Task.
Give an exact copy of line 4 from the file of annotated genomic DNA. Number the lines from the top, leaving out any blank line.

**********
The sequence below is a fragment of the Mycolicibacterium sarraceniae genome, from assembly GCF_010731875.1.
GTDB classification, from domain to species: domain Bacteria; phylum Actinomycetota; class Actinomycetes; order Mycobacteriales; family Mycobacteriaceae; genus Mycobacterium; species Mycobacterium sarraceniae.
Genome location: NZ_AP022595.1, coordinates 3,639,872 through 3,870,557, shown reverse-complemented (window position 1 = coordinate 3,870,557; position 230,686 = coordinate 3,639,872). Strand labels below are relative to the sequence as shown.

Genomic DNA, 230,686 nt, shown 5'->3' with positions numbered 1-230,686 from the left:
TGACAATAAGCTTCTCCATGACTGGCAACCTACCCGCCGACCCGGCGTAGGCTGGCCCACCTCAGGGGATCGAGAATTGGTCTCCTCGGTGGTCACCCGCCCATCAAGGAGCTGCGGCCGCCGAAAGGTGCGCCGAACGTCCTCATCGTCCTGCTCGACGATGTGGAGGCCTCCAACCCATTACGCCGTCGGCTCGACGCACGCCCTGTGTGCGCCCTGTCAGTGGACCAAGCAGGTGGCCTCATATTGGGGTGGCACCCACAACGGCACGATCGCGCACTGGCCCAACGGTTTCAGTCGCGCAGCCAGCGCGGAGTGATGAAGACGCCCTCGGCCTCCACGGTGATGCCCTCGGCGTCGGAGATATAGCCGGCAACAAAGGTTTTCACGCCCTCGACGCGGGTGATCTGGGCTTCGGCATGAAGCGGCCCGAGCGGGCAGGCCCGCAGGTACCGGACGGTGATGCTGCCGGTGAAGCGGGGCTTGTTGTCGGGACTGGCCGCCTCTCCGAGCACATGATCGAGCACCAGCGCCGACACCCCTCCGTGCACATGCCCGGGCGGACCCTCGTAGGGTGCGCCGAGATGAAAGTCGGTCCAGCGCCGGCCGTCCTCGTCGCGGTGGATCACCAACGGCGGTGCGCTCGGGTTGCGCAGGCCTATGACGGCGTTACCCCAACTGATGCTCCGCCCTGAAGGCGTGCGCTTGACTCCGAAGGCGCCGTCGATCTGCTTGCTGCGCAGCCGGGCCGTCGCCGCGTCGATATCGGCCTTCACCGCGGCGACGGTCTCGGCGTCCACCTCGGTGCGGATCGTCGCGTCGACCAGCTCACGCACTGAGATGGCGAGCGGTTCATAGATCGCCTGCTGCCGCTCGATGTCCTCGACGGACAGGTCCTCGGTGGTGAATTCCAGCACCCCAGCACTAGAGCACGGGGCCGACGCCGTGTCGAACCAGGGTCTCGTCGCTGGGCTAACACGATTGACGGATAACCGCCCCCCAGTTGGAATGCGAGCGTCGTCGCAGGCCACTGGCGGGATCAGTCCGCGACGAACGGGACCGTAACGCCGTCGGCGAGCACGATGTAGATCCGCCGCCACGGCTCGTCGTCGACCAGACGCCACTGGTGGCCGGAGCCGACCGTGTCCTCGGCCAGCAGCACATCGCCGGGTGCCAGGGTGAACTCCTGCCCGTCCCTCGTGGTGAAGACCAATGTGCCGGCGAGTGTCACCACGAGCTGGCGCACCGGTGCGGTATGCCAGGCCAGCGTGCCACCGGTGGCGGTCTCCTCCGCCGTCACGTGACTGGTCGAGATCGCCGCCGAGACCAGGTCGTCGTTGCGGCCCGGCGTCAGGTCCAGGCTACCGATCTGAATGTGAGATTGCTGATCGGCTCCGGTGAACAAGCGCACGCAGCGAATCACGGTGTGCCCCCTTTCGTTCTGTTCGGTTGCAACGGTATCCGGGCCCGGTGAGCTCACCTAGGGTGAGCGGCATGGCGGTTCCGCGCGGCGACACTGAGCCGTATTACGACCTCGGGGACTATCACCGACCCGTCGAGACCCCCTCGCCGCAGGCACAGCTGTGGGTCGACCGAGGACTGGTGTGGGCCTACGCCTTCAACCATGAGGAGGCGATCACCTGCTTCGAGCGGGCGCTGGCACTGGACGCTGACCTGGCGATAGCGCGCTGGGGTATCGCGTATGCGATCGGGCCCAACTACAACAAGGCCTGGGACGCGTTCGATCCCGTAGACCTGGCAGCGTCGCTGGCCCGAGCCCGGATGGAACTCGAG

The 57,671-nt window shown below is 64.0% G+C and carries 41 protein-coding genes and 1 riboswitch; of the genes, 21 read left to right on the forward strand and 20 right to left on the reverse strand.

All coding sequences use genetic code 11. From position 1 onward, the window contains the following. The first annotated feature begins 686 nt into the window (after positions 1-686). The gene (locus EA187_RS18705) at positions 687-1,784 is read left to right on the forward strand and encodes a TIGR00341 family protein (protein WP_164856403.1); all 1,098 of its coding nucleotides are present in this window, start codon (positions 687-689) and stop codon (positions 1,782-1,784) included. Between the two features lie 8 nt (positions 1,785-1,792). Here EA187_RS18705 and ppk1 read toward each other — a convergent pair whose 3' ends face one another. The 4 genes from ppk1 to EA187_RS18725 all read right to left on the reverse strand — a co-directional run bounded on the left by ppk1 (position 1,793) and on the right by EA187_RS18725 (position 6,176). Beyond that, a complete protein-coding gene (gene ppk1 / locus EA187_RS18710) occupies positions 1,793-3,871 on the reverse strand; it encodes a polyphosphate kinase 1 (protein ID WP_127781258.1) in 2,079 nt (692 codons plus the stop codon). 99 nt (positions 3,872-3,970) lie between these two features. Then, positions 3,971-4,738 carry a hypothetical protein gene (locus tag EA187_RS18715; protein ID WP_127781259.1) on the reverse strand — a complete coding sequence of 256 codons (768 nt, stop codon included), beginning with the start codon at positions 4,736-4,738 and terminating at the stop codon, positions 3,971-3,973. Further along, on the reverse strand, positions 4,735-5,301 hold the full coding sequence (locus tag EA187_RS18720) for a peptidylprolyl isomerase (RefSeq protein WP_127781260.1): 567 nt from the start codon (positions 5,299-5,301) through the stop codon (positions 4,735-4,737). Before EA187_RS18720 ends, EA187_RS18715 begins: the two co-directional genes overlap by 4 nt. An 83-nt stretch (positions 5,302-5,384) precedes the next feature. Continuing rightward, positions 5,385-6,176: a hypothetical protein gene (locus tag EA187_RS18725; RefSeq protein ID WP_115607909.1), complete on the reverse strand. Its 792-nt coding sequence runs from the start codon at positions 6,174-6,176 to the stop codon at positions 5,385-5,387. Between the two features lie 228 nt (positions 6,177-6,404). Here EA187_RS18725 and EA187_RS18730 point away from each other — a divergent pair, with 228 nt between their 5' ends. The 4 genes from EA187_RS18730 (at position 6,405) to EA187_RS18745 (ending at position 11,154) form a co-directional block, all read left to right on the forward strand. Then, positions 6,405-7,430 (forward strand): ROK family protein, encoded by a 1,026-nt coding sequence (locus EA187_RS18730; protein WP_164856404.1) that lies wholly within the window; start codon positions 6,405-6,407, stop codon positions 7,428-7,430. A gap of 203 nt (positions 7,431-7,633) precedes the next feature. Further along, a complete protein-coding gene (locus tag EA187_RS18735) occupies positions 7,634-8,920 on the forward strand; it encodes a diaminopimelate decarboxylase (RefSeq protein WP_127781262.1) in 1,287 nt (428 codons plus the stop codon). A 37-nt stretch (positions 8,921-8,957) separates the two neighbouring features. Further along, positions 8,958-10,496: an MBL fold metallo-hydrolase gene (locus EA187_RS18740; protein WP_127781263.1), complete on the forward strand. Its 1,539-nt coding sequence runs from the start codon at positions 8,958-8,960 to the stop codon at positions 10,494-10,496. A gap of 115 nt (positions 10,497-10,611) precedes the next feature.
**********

Genomic DNA, 230,686 nt, shown 5'->3' with positions numbered 1-230,686 from the left: